Wednesday, December 3, 2008

VMI Dress Parade video


On May 15, 1864, cadets from the Virginia Military Institute (VMI) fought alongside the Confederate Army as an independent unit at the Battle of New Market. The cadets, under the direction of VMI Commandant of Cadets Lt. Col. Scott Ship, aged 24, had marched 80 miles in four days to meet up with the Confederate forces. The cadets were intended to be a reserve and employed in battle only under the most dire circumstances.

General John C. Breckinridge, the commanding Southern general, held the cadets in reserve and did not use them until Union troops broke through the Confederate lines. Receiving massed fire from the Federal muskets and artillery, the center of the Confederate line melted away. Noting the confusion, Union troops began an attack. Breckenridge knew he must quickly fill the 350-foot gap in the center of his line or abandon the field. One of his staff suggested sending in the untried cadets.

"I will not do it," Breckinridge replied.

"General, you have no choice," responded the desperate officer.

"Put the boys in," Breckinridge ordered, "and may God forgive me for the order ..."

Col. Ship and his 257 VMI cadets, aged 14 to 22, joined the Confederate line of battle in the center - the place of honor - the history conscious among them thought. They stepped into the open along a split rail fence just as the 34th Massachusetts started its attack. Ship ordered his boys to "fix bayonets."

Almost immediately, an artillery explosion knocked Ship unconscious and the young men feared he was mortally wounded. Several cadets were wounded at this moment, and the file lay down. Someone yelled an order to fall back on the next Confederate unit, but Cadet Pizzini of B Company swore and said he would shoot the first man who moved backward.

Command fell to Captain Henry Wise, who got to his feet and shouted for a charge on the guns, and the line went up after him. Col. Ship awoke to see the entire Confederate line sweep forward over the rain-soaked and recently plowed wheatfield. This field would later be dubbed the "Field of Lost Shoes" by the cadets because of the many pieces of footwear that were pulled off the cadet's feet by the suction of the mud as the Corps charged forward.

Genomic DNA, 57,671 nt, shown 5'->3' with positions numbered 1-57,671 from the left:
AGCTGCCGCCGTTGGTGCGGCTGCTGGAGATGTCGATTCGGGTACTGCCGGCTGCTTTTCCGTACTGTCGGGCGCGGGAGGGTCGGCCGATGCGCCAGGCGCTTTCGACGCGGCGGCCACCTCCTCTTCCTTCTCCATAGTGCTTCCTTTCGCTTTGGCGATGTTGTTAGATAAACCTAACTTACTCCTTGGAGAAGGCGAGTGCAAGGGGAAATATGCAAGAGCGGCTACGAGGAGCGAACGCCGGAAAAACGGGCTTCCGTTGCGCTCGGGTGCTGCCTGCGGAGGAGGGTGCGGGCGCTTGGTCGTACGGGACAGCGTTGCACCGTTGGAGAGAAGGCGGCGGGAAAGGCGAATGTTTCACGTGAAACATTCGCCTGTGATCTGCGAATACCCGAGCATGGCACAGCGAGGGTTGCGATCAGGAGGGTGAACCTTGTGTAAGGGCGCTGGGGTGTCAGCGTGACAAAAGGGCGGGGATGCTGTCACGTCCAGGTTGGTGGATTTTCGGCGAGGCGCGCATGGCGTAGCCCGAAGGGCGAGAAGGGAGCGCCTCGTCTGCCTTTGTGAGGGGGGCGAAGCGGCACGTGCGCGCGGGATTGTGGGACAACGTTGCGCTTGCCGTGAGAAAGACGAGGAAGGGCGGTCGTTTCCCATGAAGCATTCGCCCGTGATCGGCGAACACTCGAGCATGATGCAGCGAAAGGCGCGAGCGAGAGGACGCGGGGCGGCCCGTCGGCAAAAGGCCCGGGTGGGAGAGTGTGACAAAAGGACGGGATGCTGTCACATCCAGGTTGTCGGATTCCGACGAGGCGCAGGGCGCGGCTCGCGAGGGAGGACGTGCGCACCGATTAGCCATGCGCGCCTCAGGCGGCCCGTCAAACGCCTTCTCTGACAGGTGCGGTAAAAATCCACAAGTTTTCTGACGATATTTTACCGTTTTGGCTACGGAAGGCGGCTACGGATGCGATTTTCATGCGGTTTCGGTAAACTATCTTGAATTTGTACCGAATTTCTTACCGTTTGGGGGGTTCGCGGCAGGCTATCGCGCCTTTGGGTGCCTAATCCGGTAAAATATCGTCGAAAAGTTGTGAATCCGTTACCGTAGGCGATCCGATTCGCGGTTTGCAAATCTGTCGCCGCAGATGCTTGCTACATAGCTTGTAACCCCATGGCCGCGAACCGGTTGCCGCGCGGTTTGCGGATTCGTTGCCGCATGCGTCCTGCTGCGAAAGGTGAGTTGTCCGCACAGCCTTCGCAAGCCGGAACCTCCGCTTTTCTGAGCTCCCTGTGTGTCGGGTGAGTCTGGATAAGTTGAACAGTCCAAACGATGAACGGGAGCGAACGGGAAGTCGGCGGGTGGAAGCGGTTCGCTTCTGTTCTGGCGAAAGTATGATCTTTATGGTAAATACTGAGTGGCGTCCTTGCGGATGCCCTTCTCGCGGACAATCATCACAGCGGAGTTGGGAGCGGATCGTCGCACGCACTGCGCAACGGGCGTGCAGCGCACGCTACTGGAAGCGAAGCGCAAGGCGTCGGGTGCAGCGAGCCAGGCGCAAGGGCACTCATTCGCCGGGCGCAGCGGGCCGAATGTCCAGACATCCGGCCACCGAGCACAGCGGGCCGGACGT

The VMI cadets held the line and eventually pushed forward, capturing a Union artillery emplacement, securing victory for the Confederates, and forcing Union General Franz Sigel and his army out of the Shenandoah Valley.

VMI suffered fifty-two casualties with ten cadets killed in action and forty-two wounded. Six of the ten fallen cadets are buried on VMI grounds behind the statue, "Virginia Mourning Her Dead" by sculptor Moses Ezekiel, a VMI graduate who was also wounded in the Battle of New Market.

Every May 15, VMI honors their fallen brethren with a New Market Day ceremony in front of the statue. The ceremony features the roll call of the names of the cadets who lost their lives at New Market, a custom that began in 1887. Today, VMI is the only military college or military academy in the nation that is authorized to “fix bayonets” during formal parades (instead of just training).

The video below is from the New Market Day parade. The parade usually masses a crowd of several thousand parents, friends, relatives, VMI supporters, and civil war buffs. I especially enjoy the combined regimental band and pipe band (the bagpipes are my favorite). Pay close attention to the two drum majors, side by side, executing a very, very difficult "eyes-right" defining the term "military precision." The song that they're playing, Shenandoah, is a beautiful old Virginia folk song that is a VMI anthem of sorts.

For some reason, I can’t watch this clip without being overwhelmed with emotion and tears running down my cheek.

[compiled from a variety of internet sources]

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